First up, the Financial Times has announced a new RSS service for corporate users – an add-on for those paying subscribers who signed up for the site’s direct licence system introduced in April last year.
The customisable RSS feed will be available to corporate customers, who under the licence arrangement are entitled unlimited access to FT content on FT.com and third-party services, and can be tailored by specific search terms, a press release from the title said.
Well, we could have brought you ‘Flocking Around the Twitmas Tree’, ‘We Three Nings’ or just a straightforward end of the year list (if only to add to our list of lists), but instead we chose this: your sing-along treat to round-up 2008 is the ‘Twelve Days of Online Media Christmas’ (hyperlinked to relevant stories, but bear in mind it’s a selection of picks and not comprehensive…).
On the first day of Christmas my feed read’r brought to me … An editor in a law court
… Nine strikers strikin’, Eight maps a-plotting, Seven pipes a-mashing, Six sites out-linking, Five Tweeeeeetin’ friends, Four journo forums, Three web gaffes, Two arrested hacks, And an editor in a law court!
On the eleventh day of Christmas my feed read’r brought to me … Eleven papers packing
… Ten blogs a-blooming, Nine strikers strikin’, Eight maps a-plotting, Seven pipes a-mashing, Six sites out-linking, Five Tweeeeeetin’ friends, Four journo forums, Three web gaffes, Two arrested hacks, And an editor in a law court!
On the twelfth day of Christmas my feed read’r brought to me … Twelve sites a-starting
… Eleven papers packing, Ten blogs a-blooming, Nine strikers strikin’, Eight maps a-plotting, Seven pipes a-mashing, Six sites out-linking, Five Tweeeeeetin’ friends, Four journo forums, Three web gaffes, Two arrested hacks and an editor in a law court!
“Apparently blogging is dead, it’s all about microblogging. Blogging is hard now. How do you compete with blogs created by established media empires who create blogs? Find a niche. What’s the future of blogs? According to Pete it is about how do you aggregate the dispersed conversation that’s on FriendFeed and Twitter, or do you want to completely distribute content as a brand?” Anne writes in a post, which appears in full on her own blog
The Associated Press didn’t know what it stepped in when it sent a lawyer’s letter to the blog Drudge Retort (a Drudge Report parody) demanding that it take down headlines and excerpts from wire-service stories as short as 33 words long. This set off a bl
The supervisory board of Wegener, the Dutch newspaper group 87 per cent-owned by Mecom, resigned on Friday in a row with David Montgomery, the company’s executive chairman over the appointment of a new chief executive.
We are really excited to announce that we have just integrated with Twitter. What that means is that when you make a prediction on Hubdub you can then immediately drop it into your Twitter stream. Additionally, you can opt to save your Twitter log in deta
It was a picture that would make many blush: Cristiano Ronaldo, in swimming shorts, nestling between the legs of his bikini-clad girlfriend on a beach in Sardinia, a fig leaf for her dignity. The Daily Mail ran it on page 23, in among other less racy shot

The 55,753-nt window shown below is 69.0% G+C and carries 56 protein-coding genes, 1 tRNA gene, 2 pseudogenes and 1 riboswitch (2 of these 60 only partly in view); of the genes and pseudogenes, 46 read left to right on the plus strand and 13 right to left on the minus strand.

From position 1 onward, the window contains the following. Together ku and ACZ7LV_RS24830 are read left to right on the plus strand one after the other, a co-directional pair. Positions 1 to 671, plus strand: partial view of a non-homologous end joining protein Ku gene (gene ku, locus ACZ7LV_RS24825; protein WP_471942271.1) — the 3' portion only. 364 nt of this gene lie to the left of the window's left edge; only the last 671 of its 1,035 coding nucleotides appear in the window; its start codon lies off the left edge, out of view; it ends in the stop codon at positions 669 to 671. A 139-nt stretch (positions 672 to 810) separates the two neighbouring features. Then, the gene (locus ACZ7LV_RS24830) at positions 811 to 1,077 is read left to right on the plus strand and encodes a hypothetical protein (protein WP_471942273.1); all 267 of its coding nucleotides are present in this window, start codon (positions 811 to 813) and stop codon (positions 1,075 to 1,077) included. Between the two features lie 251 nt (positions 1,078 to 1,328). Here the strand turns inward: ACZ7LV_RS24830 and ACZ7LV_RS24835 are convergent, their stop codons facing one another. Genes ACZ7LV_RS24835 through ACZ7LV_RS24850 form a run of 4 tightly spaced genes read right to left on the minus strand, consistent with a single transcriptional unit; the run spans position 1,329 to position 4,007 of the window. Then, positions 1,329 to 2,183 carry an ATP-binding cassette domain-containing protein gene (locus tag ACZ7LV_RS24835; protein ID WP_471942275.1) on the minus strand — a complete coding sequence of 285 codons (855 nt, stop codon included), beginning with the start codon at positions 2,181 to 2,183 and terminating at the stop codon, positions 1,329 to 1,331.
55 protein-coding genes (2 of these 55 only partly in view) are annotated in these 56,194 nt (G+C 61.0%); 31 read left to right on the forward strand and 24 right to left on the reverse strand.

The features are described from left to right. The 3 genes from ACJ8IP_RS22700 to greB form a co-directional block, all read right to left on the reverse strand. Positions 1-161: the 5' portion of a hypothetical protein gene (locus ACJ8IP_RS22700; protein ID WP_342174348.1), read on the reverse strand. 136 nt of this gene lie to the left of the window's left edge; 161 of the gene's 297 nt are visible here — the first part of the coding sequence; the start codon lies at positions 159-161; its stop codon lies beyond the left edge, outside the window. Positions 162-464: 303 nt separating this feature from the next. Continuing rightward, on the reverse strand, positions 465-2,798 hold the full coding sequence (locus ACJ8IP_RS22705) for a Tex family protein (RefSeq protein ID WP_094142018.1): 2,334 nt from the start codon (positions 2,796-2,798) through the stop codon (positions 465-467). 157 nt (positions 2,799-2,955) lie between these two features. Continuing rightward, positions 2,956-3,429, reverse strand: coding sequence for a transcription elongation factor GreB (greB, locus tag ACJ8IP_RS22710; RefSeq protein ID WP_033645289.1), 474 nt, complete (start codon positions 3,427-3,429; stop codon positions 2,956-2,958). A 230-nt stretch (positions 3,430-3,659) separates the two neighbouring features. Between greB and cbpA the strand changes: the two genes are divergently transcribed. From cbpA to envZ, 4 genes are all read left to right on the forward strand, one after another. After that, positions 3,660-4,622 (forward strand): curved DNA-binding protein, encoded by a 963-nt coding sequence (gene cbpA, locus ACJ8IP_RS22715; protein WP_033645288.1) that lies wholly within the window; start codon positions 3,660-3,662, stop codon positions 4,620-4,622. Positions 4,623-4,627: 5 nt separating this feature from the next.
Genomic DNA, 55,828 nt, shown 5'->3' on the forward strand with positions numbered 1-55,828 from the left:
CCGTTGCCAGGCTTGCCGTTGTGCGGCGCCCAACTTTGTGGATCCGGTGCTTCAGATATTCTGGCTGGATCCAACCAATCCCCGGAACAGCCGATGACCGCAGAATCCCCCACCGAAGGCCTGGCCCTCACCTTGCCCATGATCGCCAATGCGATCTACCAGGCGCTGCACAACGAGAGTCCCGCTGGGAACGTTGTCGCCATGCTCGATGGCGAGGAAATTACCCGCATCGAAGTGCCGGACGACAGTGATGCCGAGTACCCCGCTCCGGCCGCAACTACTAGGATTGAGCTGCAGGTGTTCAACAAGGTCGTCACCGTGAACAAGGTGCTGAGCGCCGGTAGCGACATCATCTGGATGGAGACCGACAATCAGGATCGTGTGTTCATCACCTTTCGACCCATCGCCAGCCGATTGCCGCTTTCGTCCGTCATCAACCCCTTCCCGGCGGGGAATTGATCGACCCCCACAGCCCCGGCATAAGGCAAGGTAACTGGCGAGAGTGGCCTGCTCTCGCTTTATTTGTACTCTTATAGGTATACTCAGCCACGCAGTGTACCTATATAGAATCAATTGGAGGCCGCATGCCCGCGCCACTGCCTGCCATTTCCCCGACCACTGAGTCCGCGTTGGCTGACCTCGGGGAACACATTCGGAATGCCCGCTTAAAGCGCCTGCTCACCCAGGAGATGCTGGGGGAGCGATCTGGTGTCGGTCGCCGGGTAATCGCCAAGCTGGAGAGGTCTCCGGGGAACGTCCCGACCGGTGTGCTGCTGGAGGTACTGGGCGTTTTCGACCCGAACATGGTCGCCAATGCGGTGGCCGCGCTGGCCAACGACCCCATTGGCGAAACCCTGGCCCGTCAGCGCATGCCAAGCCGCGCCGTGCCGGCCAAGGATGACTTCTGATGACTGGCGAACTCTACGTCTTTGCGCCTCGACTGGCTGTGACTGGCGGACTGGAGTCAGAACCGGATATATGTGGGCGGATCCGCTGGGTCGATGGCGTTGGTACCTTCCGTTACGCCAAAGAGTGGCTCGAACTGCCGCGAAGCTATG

“There appears to be no compromise. The BBC feels it is acting logically by fulfilling its public service remit. Regional owners are also acting logically by defending their turf. In truth, both reflect the fact that none of us know what the future holds.
1) who are you and what’s it all about?
YackTrack is a service written by Rob Diana that allows a user to enter the URL of an article or blog post they want to find conversations about.
The conversations can be occurring on blogs (WordPress only so far), Digg, Mixx, Technorati (in the form of “blog reactions”), Disqus, StumbleUpon (in the form of “reviews”) and FriendFeed.
2) Why would this be useful to a journalist?
Based on the feedback I am receiving it seems to be useful to almost anyone. For a journalist, you can pick up a story from another site and run it through YackTrack, then get the all comments [made about the story] from other sites.
Most important in that list are the links you can get from services like Technorati. Those links are really just other articles or
blog posts talking about the same topic. If the topic if popular enough, you can grab several URLs from a service like TechMeme and run all of them through YackTrack and you could get a really good list of researchable articles.
3) Is this it, or is there more to come?
Yes there is more to come. Some things I cannot really talk about yet (as there has to be some suspense) and others are fairly straightforward.
Registration and saving of URLs to track are a logical step forward. RSS and email notifications are also a popular request. More service support is necessary as well. I have also had requests for blog plugins, specifically WordPress.
4) Why are you doing this?
A few weeks ago, there were a number of blog posts on where comments were being posted and whether the fragmented conversation was a good thing.
I think the fragmentation leads to more thought provoking conversations, but many bloggers do not know that their post was submitted to Mixx, Digg or StumbleUpon. Given that different sites have different cultures I thought it would be really interesting to have all of the conversations visible in one spot. I am getting the feeling that other people feel the same way.
5) What does it cost to use it?
Right now it does not cost anything to use. The service is simple to use and I would like to keep it available in that way.
6) How will you make it pay?
I would like the service to pay for its own hosting, but I do not really want to charge the users. I do have Google AdSense on the site now, but that is more to see if there is any minimal revenue available.
I am going to be looking at direct advertising as a revenue stream as well, as that could cover the hosting fees as well.